Photo Credit: John Lott
When the Blue Jays needed a Spanish-to-English translator, it made perfect sense to look in a place where the official language is French.
Conducting the search was a Jays official whose first language is English. He called an old friend and teammate in Quebec City whose first language is French. They both agreed the man for the job was Josue Peley, whose first language is Spanish, but who spent his formative years in Montreal and also speaks fluent French and English.
Now the Jays now have a trilingual translator who also was a professional catcher for nine seasons, including the past four for the Quebec Capitales of the independent Can-Am League.
During his time with the Capitales, Peley not only translated for his teammates in three languages, but also was instrumental in the delicate negotiations that helped to bring several Cuban players to Quebec City – legally, not as defectors – well before the U.S. and Cuban governments started to play nice again.
Major League Baseball decreed that all of its teams must hire a Spanish-to-English translator this season. They didn’t say the successful candidate must be a former player with experience in international diplomacy. That, however, is what the Jays got in Josue (pronounced Ho-sway) Peley.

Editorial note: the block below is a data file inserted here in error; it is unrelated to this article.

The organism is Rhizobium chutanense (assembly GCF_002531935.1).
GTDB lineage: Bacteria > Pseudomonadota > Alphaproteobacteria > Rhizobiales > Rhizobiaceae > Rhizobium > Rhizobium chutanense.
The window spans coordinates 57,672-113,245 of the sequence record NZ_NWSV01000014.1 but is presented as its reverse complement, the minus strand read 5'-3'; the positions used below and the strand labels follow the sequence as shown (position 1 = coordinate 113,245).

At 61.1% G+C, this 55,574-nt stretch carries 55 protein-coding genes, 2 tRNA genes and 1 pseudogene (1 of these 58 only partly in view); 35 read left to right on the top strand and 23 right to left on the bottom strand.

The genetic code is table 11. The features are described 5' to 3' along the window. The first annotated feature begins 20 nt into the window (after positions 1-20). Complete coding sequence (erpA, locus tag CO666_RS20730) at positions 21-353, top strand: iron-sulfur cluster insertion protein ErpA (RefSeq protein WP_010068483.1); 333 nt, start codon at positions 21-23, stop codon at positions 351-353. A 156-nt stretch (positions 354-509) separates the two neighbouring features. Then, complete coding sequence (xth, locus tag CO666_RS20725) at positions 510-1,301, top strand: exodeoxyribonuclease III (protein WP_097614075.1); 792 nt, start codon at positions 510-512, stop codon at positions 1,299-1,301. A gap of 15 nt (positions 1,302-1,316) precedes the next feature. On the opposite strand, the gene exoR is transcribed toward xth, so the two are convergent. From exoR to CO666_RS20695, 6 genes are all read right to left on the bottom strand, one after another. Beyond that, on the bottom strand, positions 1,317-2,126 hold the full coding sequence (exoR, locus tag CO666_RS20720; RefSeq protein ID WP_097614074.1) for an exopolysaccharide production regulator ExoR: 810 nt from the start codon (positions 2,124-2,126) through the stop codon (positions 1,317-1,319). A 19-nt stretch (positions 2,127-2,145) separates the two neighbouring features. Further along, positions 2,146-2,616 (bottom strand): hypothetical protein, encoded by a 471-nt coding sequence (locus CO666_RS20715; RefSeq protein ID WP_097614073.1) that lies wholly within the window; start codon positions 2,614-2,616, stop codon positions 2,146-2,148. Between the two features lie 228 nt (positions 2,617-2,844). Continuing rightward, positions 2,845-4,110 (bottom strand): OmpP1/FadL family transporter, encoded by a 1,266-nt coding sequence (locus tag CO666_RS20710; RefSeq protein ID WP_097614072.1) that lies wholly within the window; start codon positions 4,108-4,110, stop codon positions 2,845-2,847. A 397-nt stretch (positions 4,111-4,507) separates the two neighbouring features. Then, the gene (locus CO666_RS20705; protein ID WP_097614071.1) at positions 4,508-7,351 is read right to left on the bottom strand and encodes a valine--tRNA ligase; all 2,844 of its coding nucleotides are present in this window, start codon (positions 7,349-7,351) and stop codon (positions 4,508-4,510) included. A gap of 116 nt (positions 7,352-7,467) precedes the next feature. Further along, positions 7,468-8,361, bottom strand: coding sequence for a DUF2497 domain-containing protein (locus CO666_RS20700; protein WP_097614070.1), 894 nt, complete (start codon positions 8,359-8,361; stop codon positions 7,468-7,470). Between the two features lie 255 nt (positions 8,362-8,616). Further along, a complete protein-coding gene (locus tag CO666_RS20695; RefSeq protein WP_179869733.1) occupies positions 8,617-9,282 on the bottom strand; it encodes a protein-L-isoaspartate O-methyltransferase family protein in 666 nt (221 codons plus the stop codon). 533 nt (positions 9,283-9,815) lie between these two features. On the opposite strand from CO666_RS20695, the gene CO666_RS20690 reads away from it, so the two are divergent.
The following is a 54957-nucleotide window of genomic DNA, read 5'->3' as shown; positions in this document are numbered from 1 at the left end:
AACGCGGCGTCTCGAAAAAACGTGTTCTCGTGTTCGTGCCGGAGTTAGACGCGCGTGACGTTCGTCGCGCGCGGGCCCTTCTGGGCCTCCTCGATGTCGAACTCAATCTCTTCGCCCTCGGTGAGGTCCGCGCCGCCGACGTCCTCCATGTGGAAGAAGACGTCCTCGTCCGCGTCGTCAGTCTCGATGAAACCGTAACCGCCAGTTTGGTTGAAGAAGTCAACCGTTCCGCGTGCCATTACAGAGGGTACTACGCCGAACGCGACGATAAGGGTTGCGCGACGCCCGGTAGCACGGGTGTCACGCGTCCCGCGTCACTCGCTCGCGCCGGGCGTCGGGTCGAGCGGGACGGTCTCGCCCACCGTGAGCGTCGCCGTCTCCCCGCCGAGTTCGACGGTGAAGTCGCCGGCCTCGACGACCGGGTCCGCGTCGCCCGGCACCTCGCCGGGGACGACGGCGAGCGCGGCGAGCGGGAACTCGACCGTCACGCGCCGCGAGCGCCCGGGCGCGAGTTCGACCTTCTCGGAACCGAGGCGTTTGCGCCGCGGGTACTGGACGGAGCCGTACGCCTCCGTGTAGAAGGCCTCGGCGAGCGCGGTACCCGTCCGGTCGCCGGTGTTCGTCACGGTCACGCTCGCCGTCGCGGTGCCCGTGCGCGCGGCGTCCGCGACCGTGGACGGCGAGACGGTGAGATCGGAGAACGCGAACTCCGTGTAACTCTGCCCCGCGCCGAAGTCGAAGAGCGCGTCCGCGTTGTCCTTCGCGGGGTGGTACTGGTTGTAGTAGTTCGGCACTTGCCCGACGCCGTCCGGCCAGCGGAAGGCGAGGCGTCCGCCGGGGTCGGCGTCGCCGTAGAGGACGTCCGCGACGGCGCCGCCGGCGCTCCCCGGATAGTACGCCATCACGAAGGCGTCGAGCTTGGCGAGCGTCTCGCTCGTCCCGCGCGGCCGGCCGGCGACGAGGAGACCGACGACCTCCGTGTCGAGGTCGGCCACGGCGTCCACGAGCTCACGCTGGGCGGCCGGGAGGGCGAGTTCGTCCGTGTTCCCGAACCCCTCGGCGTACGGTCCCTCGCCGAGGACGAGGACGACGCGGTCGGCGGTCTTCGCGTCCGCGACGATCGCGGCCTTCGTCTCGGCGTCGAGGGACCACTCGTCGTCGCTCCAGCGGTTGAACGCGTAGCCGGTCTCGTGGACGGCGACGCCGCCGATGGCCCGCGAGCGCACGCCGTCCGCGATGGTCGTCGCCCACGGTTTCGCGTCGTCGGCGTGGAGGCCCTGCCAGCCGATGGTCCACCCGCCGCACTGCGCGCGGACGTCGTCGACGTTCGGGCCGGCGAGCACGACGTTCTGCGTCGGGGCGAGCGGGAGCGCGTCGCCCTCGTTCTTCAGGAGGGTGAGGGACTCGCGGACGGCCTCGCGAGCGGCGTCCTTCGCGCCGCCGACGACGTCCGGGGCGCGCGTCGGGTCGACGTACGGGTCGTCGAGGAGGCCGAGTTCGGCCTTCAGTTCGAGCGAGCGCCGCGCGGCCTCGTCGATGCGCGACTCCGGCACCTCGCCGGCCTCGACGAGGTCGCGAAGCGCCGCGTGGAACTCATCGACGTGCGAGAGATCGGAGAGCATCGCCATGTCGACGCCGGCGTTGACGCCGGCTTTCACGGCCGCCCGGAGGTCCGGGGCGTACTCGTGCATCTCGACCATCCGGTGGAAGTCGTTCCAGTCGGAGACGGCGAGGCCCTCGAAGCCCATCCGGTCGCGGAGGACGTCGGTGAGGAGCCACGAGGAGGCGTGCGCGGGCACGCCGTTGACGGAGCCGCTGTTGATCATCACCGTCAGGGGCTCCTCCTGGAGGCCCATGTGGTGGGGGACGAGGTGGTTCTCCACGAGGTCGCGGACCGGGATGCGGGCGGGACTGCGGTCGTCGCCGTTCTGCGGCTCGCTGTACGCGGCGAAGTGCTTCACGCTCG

His main responsibility is to translate for Spanish-speaking players in media interviews as well as in conversations with coaches when necessary. It’s strictly a major-league job, but Peley understands that the need may be even greater on the minor-league side. That knowledge comes from having helped so many teammates deal with the media and each other throughout his playing career.
”I know, because when I was a player, I lived it,” he says.
He will also throw batting practice – that was part of his audition – and help out manager John Gibbons and his staff in any way he can, maybe hitting ground balls to infielders one day and warming up a pitcher the next.
“I think this is a great opportunity for me,” he says. “I want to learn everything, be able to do everything.”
This is how Peley got his new job. Andrew Tinnish, an assistant general manager for the Jays, pitched for the Quebec Capitales in 1999, his only professional season. That’s where Tinnish met Michel Laplante, who was the ace of the Capitales staff back then and now is the team president.
Tinnish and Laplante have kept in touch, and Tinnish was keenly interested in the Capitales’ Cuban coup, by which they struck a deal with the Cuban government to allow Cuban players to come to Canada and play for Quebec City the past two years. Their presence in a new country and a French-speaking province made Peley’s translation skills essential. Tinnish also knew Peley had played a key role as a translator during Laplante’s negotiations on his trips to Cuba.